(Sounds Australia, 2018a, p. 19)

The Sounds Australia team have made understandable choices about “core” and “secondary” markets based on available resources, the primary markets for Australian exports and the dominant locations of the showcase model. The above proposed strategy aligns with countries such as Brazil, who have in the past invested in in-bound programmes to promote artists and labels who may not directly align with existing international showcase circuits.

Longer debates also form part of decisions about how best to support artists and the suitability of grant funding to address long-term industry needs. Further resourcing of managers, both to assist their experiences in bringing acts to market, and in growing the number of experienced managers, was regarded as a problem across the Australian industiy. One industiy veteran argued that “There is a dearth of managers in Australia - it’s the hardest job outside of crew” (Morrison, 2018). Local resources are available to Australian managers for learning their craft (e.g. AAM/APRA AMCOS mentorship programmes; State programmes such as the Fast Track Fellowship and Music Passport grants through Creative Victoria). Fox- one interviewee:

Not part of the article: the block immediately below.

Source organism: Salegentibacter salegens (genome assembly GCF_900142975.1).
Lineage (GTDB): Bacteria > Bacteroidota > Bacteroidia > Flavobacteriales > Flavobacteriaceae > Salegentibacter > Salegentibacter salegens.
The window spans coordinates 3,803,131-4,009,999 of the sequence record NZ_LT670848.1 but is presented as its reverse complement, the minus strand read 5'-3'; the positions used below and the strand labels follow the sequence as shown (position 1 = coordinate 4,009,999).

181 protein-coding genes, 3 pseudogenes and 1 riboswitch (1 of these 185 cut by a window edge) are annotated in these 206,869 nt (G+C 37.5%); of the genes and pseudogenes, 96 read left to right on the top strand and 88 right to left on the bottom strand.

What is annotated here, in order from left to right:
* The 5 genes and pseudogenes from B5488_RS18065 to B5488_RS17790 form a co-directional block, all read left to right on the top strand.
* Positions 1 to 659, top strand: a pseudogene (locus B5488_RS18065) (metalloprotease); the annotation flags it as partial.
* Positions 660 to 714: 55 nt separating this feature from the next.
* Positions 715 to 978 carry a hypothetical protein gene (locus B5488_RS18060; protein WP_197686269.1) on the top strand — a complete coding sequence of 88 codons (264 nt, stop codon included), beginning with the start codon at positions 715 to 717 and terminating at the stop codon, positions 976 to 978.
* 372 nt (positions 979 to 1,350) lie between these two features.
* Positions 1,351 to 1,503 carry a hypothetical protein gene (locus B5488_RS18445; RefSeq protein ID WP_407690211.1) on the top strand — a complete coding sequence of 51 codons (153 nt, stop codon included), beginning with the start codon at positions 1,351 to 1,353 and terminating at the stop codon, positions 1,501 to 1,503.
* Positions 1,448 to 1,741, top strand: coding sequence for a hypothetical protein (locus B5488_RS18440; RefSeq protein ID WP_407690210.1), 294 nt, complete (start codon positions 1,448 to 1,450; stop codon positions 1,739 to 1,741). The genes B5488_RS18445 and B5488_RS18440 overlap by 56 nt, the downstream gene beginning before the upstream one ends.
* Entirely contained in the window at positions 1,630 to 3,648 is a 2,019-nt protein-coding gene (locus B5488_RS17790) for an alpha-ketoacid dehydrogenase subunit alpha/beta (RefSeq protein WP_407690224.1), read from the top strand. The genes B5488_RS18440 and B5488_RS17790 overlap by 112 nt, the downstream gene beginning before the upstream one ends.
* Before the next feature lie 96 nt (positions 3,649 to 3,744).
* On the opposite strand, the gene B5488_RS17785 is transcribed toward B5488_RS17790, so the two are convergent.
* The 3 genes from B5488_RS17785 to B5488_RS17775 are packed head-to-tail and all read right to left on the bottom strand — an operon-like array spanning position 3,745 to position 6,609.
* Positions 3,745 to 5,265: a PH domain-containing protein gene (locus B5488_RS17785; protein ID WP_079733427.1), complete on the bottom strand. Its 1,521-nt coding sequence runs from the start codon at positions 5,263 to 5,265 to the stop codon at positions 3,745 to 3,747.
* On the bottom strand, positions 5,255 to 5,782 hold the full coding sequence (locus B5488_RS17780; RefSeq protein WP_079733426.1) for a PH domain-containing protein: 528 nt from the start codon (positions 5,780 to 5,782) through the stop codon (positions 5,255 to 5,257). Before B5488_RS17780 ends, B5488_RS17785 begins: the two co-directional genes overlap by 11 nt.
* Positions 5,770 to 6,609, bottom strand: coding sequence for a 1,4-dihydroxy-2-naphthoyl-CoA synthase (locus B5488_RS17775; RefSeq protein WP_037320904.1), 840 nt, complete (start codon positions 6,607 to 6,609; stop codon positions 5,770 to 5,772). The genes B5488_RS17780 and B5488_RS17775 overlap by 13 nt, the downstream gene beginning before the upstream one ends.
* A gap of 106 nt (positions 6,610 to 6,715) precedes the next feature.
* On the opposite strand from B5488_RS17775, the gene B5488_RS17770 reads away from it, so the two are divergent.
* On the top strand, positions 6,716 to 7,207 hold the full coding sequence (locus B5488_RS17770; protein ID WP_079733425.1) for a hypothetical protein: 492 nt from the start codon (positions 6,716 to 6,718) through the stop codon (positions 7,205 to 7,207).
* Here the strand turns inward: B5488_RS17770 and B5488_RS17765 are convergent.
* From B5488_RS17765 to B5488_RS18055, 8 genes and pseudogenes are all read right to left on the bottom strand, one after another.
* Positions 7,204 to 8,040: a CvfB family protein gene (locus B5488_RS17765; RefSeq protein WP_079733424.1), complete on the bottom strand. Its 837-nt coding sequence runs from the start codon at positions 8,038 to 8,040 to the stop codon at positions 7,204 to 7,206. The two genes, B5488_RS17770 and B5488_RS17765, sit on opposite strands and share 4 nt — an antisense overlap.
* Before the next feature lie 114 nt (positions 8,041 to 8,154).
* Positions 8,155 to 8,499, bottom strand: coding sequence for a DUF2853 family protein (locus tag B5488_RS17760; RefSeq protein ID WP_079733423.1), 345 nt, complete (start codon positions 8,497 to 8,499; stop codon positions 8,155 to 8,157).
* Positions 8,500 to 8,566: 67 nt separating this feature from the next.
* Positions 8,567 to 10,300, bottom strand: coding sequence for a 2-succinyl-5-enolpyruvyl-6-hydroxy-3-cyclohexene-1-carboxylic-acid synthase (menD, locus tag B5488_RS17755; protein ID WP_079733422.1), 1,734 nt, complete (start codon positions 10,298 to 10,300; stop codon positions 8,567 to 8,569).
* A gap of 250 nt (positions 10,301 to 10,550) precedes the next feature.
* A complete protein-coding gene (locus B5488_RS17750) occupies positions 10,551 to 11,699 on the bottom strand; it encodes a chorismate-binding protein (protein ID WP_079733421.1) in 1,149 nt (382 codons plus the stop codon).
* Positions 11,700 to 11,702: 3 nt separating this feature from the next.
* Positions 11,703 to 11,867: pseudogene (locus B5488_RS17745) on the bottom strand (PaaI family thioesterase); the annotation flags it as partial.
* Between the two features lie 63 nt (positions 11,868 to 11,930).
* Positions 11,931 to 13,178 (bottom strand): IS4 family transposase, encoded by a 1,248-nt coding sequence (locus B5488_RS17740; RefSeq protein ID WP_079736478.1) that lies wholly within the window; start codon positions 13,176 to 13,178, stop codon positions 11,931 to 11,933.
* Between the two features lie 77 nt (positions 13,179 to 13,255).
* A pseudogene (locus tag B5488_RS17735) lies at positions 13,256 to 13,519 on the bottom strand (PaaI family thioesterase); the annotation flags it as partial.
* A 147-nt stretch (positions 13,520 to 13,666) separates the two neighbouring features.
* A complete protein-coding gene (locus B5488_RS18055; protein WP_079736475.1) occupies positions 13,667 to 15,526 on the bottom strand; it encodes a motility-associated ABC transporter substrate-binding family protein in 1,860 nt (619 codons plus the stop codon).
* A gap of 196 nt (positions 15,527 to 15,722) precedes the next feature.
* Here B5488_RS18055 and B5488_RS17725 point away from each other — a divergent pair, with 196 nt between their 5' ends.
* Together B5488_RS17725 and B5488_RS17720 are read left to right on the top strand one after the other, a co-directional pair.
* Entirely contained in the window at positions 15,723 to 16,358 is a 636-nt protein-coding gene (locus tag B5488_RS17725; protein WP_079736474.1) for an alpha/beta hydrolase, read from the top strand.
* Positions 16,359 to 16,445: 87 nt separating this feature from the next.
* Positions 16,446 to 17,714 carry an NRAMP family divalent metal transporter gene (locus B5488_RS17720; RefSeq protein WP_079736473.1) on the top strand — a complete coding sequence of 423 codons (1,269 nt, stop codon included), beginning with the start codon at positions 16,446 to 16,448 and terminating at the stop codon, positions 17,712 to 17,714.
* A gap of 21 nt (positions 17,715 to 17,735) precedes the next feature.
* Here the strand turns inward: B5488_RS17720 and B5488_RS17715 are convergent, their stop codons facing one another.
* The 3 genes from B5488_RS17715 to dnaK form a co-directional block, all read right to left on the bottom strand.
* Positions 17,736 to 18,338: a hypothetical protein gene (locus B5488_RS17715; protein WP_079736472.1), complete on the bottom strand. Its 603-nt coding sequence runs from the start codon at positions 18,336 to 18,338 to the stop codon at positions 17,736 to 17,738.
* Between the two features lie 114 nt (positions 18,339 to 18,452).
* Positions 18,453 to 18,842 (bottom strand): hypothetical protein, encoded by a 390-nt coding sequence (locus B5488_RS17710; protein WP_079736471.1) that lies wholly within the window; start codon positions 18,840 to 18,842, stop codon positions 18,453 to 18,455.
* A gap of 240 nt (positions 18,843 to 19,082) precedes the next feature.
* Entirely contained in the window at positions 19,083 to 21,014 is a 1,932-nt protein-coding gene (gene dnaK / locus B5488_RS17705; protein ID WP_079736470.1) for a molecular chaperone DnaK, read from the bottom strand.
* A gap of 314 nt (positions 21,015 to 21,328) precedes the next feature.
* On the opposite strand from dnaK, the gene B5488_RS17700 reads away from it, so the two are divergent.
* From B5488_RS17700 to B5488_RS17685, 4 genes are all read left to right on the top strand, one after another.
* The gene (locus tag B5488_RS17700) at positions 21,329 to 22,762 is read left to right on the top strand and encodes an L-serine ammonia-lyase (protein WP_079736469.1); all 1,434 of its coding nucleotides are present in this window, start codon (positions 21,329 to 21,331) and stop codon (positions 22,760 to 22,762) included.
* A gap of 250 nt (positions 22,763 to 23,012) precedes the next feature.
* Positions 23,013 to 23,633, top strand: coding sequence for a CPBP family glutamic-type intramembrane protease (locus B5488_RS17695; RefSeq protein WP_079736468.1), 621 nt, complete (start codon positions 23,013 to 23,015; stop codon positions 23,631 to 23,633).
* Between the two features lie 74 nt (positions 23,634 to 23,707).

It’s about this obsession with resourcing bands to go, rather than resourcing the maxxagers to have the business done. Another challenge for that is being able to be in the market longer than just coming thr ough on a tour or whatever, and actually immersing yourself wherever it is to build deep relationships and networks.

(Interview 18, 2018)

Another music manager interviewed believed that managers should be consulted more on the prioritisation of market choices. Greater emphasis upon both training and supporting managers for international engagement would reflect concurrent shifts in the funding structures of other nations. For example, the UK Music Managers Forum partners with Arts Council England in the Accelerator Programme for Music Managers, allowing managers to apply for up to £15,000 that includes training and mentoring components. This need was acknowledged in the Sounds Australia submission to the 2018 Australian Parliament Inquiry into the Australian Music Industry:

the addition of subsidised targeted trade missions for managers, with a concentration on relationship building, market education and demonstrations of the latest technology and service platforms, undertaken explicitly without artists involved, would allow managers to advance their own international networks and increase skill capacity.

(Sounds Australia, 2018a, p. 18)

A subsequent recommendation of the Inquiry was to “invest in initiatives aimed at training and supporting artists and industiy professionals to grow and develop their businesses”, which included the need to reinstate funding for the Australian Music Industiy Network's CONTROL2 programme for managers; and the Australia Council’s International Music Makers and Music Managers fund (Coimnonwealth of Australia, 2019, p. ix).